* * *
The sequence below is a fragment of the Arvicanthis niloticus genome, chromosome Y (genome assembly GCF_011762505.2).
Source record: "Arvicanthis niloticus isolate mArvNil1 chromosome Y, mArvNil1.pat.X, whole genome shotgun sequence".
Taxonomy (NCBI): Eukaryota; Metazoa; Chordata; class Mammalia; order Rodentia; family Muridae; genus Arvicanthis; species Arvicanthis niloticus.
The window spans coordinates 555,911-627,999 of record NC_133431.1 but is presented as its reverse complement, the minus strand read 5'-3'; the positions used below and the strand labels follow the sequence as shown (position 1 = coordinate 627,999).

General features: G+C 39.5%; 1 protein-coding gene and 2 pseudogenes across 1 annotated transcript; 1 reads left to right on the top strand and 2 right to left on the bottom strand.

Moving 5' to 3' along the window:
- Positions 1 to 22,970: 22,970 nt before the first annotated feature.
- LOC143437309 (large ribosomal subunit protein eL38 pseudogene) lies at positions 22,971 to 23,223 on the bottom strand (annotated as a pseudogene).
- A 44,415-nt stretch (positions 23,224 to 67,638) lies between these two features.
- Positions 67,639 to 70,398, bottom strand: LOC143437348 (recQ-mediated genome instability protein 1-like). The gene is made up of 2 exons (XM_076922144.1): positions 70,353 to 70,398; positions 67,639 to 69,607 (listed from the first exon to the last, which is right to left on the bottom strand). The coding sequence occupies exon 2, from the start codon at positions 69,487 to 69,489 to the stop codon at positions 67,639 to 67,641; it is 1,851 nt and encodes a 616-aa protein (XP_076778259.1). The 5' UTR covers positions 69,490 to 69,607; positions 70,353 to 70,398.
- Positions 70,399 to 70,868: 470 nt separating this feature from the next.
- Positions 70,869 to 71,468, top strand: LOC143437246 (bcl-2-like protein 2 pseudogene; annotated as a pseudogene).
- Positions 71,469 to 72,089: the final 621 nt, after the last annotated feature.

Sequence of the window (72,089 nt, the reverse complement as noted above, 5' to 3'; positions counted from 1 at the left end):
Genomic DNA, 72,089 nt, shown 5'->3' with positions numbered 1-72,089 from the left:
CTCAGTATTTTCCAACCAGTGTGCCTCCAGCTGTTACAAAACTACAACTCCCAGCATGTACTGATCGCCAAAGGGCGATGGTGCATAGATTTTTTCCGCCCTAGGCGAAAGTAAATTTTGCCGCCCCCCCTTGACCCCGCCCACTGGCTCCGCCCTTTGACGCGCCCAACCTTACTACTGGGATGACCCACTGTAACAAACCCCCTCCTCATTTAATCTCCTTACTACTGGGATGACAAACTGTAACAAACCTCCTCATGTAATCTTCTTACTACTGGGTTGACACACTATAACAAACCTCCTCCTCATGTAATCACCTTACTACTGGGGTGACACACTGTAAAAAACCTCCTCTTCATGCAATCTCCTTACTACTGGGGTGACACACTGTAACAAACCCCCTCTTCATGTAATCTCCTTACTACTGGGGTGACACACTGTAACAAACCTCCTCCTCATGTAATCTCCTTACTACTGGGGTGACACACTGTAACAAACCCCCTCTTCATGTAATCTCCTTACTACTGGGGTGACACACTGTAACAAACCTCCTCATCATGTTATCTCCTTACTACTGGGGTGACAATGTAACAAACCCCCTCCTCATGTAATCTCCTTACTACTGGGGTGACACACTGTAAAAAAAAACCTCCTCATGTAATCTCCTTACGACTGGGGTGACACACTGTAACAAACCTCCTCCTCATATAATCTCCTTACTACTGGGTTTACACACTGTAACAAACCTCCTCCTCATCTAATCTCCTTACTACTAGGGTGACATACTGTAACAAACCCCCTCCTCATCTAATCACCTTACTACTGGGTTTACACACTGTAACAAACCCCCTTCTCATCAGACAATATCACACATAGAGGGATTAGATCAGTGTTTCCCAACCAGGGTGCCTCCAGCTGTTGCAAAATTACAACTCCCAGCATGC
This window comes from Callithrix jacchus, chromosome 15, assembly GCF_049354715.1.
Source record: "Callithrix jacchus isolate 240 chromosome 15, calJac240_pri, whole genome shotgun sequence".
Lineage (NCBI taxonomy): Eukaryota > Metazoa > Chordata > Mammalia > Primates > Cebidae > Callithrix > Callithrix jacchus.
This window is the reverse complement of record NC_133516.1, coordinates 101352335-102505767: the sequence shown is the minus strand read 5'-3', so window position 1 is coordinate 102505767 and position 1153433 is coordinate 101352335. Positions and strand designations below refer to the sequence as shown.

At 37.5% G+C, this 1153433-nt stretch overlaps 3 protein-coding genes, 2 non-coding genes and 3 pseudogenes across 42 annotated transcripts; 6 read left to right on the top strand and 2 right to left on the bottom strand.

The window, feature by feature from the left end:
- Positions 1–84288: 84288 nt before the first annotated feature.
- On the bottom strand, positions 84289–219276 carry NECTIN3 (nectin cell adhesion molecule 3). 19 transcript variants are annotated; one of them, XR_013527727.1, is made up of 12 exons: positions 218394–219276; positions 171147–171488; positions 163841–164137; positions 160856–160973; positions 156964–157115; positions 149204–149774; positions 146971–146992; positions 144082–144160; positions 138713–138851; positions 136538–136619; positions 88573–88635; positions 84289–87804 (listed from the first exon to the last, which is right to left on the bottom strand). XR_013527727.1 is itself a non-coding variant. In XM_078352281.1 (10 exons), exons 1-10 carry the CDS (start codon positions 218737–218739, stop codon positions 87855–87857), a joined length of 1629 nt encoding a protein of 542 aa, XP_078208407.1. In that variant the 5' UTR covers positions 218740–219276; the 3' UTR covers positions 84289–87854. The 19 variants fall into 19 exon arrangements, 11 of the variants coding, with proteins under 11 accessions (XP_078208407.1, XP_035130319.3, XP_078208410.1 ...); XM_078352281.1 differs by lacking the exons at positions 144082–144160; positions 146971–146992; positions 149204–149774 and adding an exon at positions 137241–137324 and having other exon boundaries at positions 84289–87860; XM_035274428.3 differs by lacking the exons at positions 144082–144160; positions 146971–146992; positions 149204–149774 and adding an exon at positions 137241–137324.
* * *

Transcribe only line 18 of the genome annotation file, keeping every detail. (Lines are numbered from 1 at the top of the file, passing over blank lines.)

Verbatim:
Source record: "Callithrix jacchus isolate 240 chromosome 15, calJac240_pri, whole genome shotgun sequence".